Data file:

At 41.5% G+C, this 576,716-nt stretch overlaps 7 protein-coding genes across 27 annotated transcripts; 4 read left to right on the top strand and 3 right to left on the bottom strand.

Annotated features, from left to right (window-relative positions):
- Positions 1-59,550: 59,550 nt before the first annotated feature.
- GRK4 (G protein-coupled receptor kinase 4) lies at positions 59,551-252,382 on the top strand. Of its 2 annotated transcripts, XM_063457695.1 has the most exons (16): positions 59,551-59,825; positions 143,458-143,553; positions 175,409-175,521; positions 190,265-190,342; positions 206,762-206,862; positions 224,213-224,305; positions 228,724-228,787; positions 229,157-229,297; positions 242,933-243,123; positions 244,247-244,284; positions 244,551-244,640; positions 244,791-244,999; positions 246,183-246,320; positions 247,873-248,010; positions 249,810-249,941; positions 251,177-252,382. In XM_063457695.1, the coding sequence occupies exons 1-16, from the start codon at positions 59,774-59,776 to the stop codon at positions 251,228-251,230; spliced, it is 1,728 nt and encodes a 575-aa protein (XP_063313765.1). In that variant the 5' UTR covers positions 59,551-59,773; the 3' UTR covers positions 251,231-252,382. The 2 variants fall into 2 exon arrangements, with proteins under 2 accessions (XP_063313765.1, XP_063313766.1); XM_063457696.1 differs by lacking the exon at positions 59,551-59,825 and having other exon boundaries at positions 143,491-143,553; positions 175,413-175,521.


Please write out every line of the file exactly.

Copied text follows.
At 41.5% G+C, this 576,716-nt stretch overlaps 7 protein-coding genes across 27 annotated transcripts; 4 read left to right on the top strand and 3 right to left on the bottom strand.

Annotated features, from left to right (window-relative positions):
- Positions 1-59,550: 59,550 nt before the first annotated feature.
- GRK4 (G protein-coupled receptor kinase 4) lies at positions 59,551-252,382 on the top strand. Of its 2 annotated transcripts, XM_063457695.1 has the most exons (16): positions 59,551-59,825; positions 143,458-143,553; positions 175,409-175,521; positions 190,265-190,342; positions 206,762-206,862; positions 224,213-224,305; positions 228,724-228,787; positions 229,157-229,297; positions 242,933-243,123; positions 244,247-244,284; positions 244,551-244,640; positions 244,791-244,999; positions 246,183-246,320; positions 247,873-248,010; positions 249,810-249,941; positions 251,177-252,382. In XM_063457695.1, the coding sequence occupies exons 1-16, from the start codon at positions 59,774-59,776 to the stop codon at positions 251,228-251,230; spliced, it is 1,728 nt and encodes a 575-aa protein (XP_063313765.1). In that variant the 5' UTR covers positions 59,551-59,773; the 3' UTR covers positions 251,231-252,382. The 2 variants fall into 2 exon arrangements, with proteins under 2 accessions (XP_063313765.1, XP_063313766.1); XM_063457696.1 differs by lacking the exon at positions 59,551-59,825 and having other exon boundaries at positions 143,491-143,553; positions 175,413-175,521.